In 2009 the installation of the first undersea cable providing connectivity to South Africa was heralded as the end of satellites as links to the outside world; however, five years later satellite connectivity remains just as relevant given its cost-effectiveness in expanding broadband coverage to rural and low-income areas. According to the 2014 broadband commission report from the International Telecommunication Union (ITU), although broadband communication mainly uses terrestrial links, satellites will play a greater role in future.
Satellite connectivity in the country is comparable to ADSL in terms of speed, with the latest KA-SAT high-throughput communications and spot-beam technology affording end-users downstream and upstream speeds of 20 Mbps and 6 Mbps, respectively, regardless of location.
The next generation of high-throughput satellites, will provide speeds up to 100 Mbps by 2020. According to the ITU, these third-generation satellites will be capable of serving over 1m people each, compared to current versions that serve a few hundred thousand.
Given the capital-intensive nature of the satellite industry, pricing has been high and satellite connections to date have primarily targeted largecap blue chips and corporate subscribers.
“Satellite connectivity is really expensive and just fills the gap for corporate users in remote areas, such as the mining industry and banks connecting ATMs in remote areas,” Arthur Goldstuck, managing director for World Wide Worx, told OBG. Thecla Mbongue, senior research analyst at Ovum, says that satellites remain unaffordable for the ordinary consumer and that demand may be dampened by increasing mobile connectivity as a cheaper substitute.
There may yet be retail ventures in the cards. Googlebacked O3b Networks – shorthand for the “ other 3bn” people without internet access – launched eight satellites in 2013-14 to provide high-speed connectivity in developing countries. The $1.3bn project plans 12 satellites in total and targets remotely located businesses and households in an effort to reduce prices and latency. In South Africa, O3b has partnered with domestic IT service provider Mavoni Technologies.
Mobile operator Vodacom teamed up with leading satellite service provider Intelsat in March 2014 to deliver broadband connectivity to small and mediumsized companies in sub-Saharan Africa. US-based Intelsat also has over 20 satellites covering Africa, with plans to launch its next generation of satellites in 2016.
While a total of 10 undersea cables now serve the continent, last-mile linkages remain weak in most African markets. To meet demand, at least four satellites were scheduled to launch in 2014. SES, a Luxembourg-based commercial satellite operator, launched three satellites dedicated to Africa in 2013, bringing the company’s total number of satellites dedicated to Africa to nine (of 56). Eutelsat, Europe's biggest satellite operator, launched its tri-band EUTELSAT 3B for Africa in 2014 on the heels of launching EUTELSAT 7B, which also covers Africa, the previous year.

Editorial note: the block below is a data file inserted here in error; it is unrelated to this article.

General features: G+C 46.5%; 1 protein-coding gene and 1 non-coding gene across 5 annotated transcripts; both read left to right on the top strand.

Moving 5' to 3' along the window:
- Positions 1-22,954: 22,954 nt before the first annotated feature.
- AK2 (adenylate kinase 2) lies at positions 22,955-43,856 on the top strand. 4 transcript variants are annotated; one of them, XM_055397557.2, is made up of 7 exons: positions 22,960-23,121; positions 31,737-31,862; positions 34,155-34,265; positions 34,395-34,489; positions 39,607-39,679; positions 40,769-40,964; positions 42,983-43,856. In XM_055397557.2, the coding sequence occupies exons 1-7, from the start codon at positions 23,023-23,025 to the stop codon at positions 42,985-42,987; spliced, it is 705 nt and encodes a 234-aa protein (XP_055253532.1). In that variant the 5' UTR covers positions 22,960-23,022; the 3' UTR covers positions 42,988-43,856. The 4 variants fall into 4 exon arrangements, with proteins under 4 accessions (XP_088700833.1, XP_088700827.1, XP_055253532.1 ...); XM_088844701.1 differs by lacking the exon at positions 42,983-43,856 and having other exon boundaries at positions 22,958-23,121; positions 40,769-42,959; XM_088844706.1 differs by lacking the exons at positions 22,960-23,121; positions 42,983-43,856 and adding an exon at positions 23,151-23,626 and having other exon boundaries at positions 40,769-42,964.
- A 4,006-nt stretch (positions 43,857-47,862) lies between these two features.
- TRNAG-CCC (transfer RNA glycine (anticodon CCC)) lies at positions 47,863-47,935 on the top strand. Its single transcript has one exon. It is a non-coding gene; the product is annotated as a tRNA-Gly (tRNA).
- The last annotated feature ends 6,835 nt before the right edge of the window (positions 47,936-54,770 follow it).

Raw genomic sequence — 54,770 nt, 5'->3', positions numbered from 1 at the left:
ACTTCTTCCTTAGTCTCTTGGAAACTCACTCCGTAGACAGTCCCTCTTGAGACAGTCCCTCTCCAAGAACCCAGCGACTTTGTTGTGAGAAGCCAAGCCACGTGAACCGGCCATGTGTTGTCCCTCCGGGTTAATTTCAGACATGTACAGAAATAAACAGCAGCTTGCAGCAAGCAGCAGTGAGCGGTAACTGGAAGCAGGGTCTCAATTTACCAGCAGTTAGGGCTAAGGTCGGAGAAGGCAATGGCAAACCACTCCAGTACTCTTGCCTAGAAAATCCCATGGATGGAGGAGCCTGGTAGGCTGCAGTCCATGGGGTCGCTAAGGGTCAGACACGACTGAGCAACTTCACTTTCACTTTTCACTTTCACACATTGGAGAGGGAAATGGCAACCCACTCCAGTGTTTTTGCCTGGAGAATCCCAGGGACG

While Mbongue estimates that satellite coverage currently accounts for less than 2% of connectivity, this figure is set to rise. Liquid Telecom (LT) established a multimillion-dollar satellite hub at Teraco’s satellite earth station in South Africa in early 2014, which will allow LT to keep Africa-originated telecoms traffic in Africa instead of backhauling it through Europe, reducing latency and increasing connectivity speeds.
Overhead connectivity is also coming from suborbital connections. Google expanded its Project Loon pilot programme to South Africa in 2014, positioning balloons 18 km above the earth, where they can stay for up to 100 days before requiring refuelling and servicing. Cheaper than putting satellites in orbit, the balloons beam high-speed connectivity to underserved areas.
As the ICT sector continues to converge, more partnerships between telecoms operators and data providers may be on the horizon. Satellites will play a significant role in overcoming isolation to meet underserved South African demand in the coming years.
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